11111.11took these accusations seriously against his own soldiers. It seems highly unlikely that he would then, just a cou le of minutes_later blatantly mistreat.a detainee by rubbing his face in the dirt in front of after he knew tha was on the lookout for what he perceived to be abuse of detainees. By his own admission; he did use his hand to turn a detainees face forward after the detainee was trying to look back(exhibit XII). He did this while he was attempting to loosen the zip ties on a detainee who was complaining about them being too tight(exhibit VIII, XII)101.111in the earlier scenario had tightened the zip ties). A guy who is callous about the welfare of detainees under his control and apathetic to soldiers kicking them is not going to worry about, zip ties being too tight. Also, the detainee said "thank you mister" after: ll.1110 reapplied zip cuffs(exhibit XII). A detainee is not going to thank him if be had jUst Shoved his face in the ground. At this point who is "mad that called me out in front of people"(exhibit XII) goes"back to
'n the kinwee and yells at him to "stay in his lane". I believe that at this pint
was lividand this comment put him over the edge. Also,
remembers yelling "get a new pair of glasses odubit
VIII) after he had gone over and found out that his soldiers were not kicking detainees.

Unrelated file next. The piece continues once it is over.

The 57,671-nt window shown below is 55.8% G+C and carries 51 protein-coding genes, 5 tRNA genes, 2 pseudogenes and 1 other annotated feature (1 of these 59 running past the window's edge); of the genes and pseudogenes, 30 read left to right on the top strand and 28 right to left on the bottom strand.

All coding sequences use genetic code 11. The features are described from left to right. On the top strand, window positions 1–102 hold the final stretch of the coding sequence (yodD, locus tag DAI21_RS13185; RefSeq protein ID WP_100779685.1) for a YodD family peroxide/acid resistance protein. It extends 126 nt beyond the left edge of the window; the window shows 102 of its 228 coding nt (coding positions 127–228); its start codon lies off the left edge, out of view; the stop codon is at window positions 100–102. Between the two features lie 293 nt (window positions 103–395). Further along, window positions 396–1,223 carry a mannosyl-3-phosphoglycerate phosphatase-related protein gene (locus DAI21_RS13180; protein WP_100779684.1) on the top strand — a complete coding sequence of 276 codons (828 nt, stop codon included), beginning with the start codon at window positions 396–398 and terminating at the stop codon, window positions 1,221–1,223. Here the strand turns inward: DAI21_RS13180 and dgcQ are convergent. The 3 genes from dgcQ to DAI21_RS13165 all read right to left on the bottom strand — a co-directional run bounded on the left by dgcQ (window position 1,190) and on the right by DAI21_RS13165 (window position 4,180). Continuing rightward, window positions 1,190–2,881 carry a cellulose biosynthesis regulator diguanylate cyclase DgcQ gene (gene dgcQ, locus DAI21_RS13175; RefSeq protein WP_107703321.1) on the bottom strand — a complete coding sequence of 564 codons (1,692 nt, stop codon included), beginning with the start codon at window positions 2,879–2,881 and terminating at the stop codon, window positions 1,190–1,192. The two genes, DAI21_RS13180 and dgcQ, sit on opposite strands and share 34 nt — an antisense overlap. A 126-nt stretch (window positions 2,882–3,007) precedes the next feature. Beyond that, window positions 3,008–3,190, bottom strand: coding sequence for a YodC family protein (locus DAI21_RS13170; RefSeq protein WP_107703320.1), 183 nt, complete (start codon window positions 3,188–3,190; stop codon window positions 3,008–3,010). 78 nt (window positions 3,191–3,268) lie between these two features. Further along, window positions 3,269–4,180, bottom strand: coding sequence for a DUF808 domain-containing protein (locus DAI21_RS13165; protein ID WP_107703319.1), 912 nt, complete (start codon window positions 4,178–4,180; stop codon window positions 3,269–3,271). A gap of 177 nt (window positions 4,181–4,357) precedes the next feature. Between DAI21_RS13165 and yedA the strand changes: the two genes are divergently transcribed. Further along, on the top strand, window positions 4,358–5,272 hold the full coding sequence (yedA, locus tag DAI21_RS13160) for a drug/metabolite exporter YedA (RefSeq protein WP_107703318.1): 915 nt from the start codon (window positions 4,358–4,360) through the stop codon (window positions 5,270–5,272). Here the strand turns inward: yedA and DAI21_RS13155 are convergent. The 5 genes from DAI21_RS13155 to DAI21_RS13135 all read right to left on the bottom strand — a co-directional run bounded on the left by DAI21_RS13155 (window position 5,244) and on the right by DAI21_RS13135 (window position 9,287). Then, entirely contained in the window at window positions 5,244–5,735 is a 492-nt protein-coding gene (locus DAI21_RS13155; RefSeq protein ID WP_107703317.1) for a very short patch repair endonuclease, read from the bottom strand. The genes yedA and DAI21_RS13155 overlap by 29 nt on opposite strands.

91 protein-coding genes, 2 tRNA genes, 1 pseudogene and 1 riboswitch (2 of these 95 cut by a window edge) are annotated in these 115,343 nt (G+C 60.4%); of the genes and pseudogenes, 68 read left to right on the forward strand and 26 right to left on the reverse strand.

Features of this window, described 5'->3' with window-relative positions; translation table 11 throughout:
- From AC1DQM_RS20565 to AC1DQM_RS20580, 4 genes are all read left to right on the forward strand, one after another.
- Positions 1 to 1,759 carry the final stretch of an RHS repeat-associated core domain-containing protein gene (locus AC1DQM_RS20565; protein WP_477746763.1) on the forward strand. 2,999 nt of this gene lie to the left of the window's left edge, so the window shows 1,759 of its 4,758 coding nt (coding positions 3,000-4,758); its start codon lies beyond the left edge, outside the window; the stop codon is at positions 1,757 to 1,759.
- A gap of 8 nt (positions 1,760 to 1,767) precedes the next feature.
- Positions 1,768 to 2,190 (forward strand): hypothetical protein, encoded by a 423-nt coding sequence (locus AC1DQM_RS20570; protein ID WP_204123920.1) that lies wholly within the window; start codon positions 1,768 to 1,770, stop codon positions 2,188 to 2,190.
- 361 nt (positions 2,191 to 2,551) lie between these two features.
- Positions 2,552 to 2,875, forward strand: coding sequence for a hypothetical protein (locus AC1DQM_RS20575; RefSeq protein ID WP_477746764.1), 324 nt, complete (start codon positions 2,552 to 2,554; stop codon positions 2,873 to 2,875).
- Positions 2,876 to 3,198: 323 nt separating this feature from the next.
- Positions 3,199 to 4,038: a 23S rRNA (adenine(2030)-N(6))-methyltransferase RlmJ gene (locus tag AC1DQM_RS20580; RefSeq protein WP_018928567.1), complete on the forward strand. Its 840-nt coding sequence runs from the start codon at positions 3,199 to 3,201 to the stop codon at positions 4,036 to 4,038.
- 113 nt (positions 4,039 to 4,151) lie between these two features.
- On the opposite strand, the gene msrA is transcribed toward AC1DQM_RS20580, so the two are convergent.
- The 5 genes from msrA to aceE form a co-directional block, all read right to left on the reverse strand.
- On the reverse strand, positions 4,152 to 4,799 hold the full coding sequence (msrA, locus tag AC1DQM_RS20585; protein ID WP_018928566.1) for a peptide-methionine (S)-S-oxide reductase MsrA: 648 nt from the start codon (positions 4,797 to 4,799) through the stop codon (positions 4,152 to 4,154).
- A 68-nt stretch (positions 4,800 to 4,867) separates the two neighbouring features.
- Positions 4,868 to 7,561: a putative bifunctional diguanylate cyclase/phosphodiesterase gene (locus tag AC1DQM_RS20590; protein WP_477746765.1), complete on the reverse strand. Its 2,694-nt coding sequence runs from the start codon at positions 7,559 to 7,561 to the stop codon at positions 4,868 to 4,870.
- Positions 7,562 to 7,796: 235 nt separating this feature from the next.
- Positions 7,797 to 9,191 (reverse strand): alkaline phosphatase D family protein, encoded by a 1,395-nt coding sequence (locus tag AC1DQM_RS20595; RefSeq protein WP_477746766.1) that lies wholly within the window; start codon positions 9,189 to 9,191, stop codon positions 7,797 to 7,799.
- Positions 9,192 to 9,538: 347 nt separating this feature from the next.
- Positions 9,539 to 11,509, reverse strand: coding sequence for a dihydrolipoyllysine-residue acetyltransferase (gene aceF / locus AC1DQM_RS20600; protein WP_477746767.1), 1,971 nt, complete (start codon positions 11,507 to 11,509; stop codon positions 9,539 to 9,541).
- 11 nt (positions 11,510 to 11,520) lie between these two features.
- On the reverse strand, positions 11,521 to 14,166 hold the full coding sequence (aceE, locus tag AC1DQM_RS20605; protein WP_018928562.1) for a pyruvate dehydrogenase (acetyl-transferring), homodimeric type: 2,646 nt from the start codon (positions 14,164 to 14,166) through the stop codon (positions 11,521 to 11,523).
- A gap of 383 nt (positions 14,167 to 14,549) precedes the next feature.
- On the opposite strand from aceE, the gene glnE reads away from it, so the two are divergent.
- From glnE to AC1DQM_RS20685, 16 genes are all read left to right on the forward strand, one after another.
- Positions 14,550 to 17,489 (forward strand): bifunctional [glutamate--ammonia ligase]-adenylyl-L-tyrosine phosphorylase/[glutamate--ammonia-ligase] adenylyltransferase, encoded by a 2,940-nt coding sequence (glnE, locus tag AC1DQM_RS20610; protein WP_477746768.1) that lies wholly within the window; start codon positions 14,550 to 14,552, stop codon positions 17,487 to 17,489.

Because of the confrontations that had already gone on and because of what he perceived
to see, I believe that by this point had lost some objectivity. It should be
noted that 'has been known to become righteously indignant when he feels
he or someone has been wronged or soldiers are not acting correctly. He can get and stay
angry and that may have clouded his judgment here. The discrepancy here is the
approximately five hour window between when the event occurred and when he spoke to

at Rifles base. The reason is that he had not calmed down yet and had not started to view the situation objectively. "I was furious and angry when talking to1111111111111r is what hest_ atedto me when I asked about the discrepancy between then and now(exhibit XII). didn't like what he saw. This was exacerbated by personal confrontations vvi a couple of soldiers. has a strong tecia di I believe felt personally challenged by and part of his comments t
were as much venting steam as legitimate complaints. case an issue of unfounded accusations comes up, in the initial statement" made b
ebb -LF


, both oii-whom initially heard complaint on day of the event(Exhibits I & II), statement: ldier "appear to be kicking" a detain a Also.whe ere dis ached to Maddog to take: statement, so wrote that
stated that the soldier'ca0eait tO kick" the detainee(eXhibit IV). When I
cfueStidned on whether he saw a soldier kick a detainee he said that at the